Embroker says it aims “to revolutionize the way businesses buy, manage and understand insurance.” The company combines the service and expertise of the best-in-class brokers with an innovative technology platform. The 100% online solution allows customers to optimize insurance spending with policy benchmarking tools and provides a real-time interface to track and manage claims, apart from many other beneficial features.

Claim Di and Snapsheet are both all about making the most important moment of truth of a car insurance, when an accident takes place and the claim process that follows, less of a hassle.

The Claim Di mobile app “shake and go” feature facilitates communication and claims between parties in an auto accident and their insurance companies. The drivers can shake the phone near the phone of another party who also uses Claim Di, allowing for an insurance claim without waiting for a surveyor from their respective insurance companies to arrive at the scene (which is common practice in Thailand). Claim Di also includes roadside assistance, a call service for insurance companies and a module to facilitate payment to claimants.

Snapsheet provides insurers the process and technology to optimize virtual claims operations. Claims adjusters get the tools they need to provide a seamless experience; a mobile solution enables customers of insurers to settle a claim completely virtually. The solution simplifies claims adjusting, reduces the cycle time and increases customer satisfaction. Consequently, Snapsheet’s solutions are transforming claims organizations into a customer-first experience and cost-efficient operation.

Bauxy’s offerings takes away hassle and frustrations in a very different way. They enable consumers to file their claims just by taking a photo of the invoice. No more queuing on the phone to talk with insurance company call agents, asking when the money will be reimbursed and getting frustrated in the process. Bauxy submits the claim on the consumer’s behalf.

What these insurtechs have in common is that they cut two ways. On the one hand they solve frictions and dramatically improve customer engagement. On the other hand, they simultaneously improve operational efficiency. In our view, this is what makes an insurtech a winner.

In our next post we will focus on the second flavor of winners in fintech insurance; insurtech solutions for dramatic cost savings. So stay tuned!

The New Insurance Is No Insurance

Insurers are aware that technology will help to reduce claims drastically and therefore finally run premiums down to unsustainable levels.

Time to move on

“Insurance is a cornerstone of modern life. Without insurance, many aspects of today’s society and economy could not function. The insurance industry provides the cover for economic, climatic, technological, political and demographic risks that enables individuals to go about their daily life and companies to operate, innovate and develop.” Source: Insurance Europe

I fully support this, but the way this cornerstone fits into modern life needs attention. It’s time to move on.

See also: Insurance Coverage Porn  

The Third Wave

Twenty years ago, I set up the first digital insurance. Ten years ago, I set up (again the first) mobile insurance Now we’re heading for the third wave: connected insurance.

Real connected insurance with the new opportunities that technology brings is what I (with a few former colleagues) believe in and have been working on for some time now.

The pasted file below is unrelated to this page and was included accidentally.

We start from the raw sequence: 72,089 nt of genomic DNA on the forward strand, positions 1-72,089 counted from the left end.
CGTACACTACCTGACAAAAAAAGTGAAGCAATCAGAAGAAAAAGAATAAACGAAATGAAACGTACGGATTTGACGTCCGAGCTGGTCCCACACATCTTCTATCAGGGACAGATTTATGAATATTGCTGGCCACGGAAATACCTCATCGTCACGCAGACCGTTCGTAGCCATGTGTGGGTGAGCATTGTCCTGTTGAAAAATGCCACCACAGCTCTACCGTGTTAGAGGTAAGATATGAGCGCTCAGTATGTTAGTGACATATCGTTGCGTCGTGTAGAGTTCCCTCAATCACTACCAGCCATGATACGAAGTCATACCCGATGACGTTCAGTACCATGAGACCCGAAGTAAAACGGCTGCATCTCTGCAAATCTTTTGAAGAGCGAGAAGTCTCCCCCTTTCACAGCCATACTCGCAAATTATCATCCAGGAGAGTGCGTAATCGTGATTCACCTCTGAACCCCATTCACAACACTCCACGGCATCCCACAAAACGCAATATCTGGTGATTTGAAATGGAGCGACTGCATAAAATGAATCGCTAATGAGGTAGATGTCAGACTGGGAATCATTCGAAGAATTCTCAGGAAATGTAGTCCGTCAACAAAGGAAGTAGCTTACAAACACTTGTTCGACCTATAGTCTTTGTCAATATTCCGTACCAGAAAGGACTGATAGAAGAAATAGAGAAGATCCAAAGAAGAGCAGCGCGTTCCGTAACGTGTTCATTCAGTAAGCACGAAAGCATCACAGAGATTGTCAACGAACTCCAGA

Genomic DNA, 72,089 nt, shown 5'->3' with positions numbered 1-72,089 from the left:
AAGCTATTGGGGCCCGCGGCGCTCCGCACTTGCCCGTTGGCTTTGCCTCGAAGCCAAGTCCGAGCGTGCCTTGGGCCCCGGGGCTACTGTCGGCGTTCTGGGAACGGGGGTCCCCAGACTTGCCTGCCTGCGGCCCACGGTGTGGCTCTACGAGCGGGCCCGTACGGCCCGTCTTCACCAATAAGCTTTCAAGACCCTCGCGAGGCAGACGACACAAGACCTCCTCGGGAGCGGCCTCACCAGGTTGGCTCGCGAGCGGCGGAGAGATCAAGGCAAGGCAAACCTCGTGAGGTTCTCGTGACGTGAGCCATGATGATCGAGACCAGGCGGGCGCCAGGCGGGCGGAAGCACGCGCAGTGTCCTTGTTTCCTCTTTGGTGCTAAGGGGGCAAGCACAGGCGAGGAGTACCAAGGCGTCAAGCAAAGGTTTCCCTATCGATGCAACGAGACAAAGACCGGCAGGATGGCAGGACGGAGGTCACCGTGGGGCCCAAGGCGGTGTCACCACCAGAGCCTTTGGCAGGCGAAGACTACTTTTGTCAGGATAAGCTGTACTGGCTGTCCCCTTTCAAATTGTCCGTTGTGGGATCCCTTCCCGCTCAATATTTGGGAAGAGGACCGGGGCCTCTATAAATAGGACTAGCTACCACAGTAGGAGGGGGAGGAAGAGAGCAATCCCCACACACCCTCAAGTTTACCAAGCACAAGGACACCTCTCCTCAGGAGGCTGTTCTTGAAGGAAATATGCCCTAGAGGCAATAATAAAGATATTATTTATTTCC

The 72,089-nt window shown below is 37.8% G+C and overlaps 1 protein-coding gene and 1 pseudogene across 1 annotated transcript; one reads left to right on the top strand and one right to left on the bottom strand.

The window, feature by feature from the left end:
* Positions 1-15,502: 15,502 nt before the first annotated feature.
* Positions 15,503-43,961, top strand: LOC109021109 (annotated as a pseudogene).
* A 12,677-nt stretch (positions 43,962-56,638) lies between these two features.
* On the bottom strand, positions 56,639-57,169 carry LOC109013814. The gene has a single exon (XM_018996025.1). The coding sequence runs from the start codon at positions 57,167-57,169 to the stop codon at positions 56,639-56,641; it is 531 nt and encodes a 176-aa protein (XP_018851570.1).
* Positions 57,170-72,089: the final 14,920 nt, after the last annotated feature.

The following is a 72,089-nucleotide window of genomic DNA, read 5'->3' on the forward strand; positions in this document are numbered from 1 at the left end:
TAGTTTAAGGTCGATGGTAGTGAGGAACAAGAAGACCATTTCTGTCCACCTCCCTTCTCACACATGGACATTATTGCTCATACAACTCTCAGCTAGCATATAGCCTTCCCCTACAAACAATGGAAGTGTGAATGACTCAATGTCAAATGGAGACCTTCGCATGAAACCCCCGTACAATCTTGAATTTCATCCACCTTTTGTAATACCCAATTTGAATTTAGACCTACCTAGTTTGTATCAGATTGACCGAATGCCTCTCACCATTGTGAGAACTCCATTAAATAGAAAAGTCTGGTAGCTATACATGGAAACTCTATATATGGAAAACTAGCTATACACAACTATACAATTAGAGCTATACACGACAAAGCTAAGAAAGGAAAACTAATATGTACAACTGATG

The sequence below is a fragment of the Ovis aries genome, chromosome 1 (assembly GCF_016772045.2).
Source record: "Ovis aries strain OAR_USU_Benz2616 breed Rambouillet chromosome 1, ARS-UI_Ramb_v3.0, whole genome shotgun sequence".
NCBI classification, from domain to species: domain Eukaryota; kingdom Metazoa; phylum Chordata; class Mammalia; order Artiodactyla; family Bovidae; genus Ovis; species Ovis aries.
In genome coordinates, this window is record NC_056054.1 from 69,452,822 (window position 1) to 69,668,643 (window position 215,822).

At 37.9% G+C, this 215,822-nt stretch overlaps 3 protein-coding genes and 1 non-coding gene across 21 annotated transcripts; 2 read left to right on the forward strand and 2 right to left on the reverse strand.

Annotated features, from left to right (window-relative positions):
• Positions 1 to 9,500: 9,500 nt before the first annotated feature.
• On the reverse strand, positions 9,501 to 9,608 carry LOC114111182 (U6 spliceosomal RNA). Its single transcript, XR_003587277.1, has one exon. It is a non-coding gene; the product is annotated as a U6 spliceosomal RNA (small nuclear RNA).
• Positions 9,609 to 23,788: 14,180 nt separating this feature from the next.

Of course: “IoT,” “data science,” “AI,” “customer-centric” and “on-demand” are the buzzwords. But let me add two: “holistic” and “transversal.”

“Holistic” refers to the complete modern household with a connected lifestyle and “transversal” to the consumer who is completely not interested in our industry verticals.

Insurance has to stay but with an overall and fresh approach. Hundreds of insurtech initiatives are currently taking pieces and add sometimes compelling features. See the Sherpa-Neos-Interpolis-Trov-CBien-Metromile-Vitality-Clark-Knip-PolicyGenius-Lemonade-Inshared-like initiatives.

The real challenge is to bring it all together to a compelling, simple, transparent and engaging full service offer to the customer.

Focus on prevention

The new insurance is no insurance — meaning the focus should not be on pushing insurance products but on offering prevention services.

For this we developed an international concept for smart protection called InConnect, with the household as hub connecting all smart devices, vehicles and wearables and with technology and data used to improve prevention.

Safety and Peace of Mind

Unbiased personal risk management tools (Primes) help reduce insurance to what is really needed in one universal personalized policy without redundancies and gaps, dynamically adjusted to the actual situation and needs with:

  • On-demand add-ons
  • Built-in loyalty and reward system
  • Ready connections for sharing cars, rides and homes
  • Easy combining or splitting households
  • Privacy and cyber risk recognized

and backed with a one of a kind insurance and claims IT platform.

Startup

The overall concept is quite ambitious. Although we’ve successfully done ambitious businesses before and have qualified people and technology on our side, we’ll start on a controllable scale. A startup will kick off in three European countries with home, motor and travel.

As soon as we’ve completed our search for the right partners, we’ll start proving the concept, do the learning and keep you posted. Of course we’re always looking for enthusiastic and good individuals. Feel free to give me a buzz.

See also: The Insurance Model in 2035?  

Finally

Insurers are experts in risk and capital management, and that is what they should keep doing, but in a different perspective. Deploy that expertise in the new environment of connected lifestyles.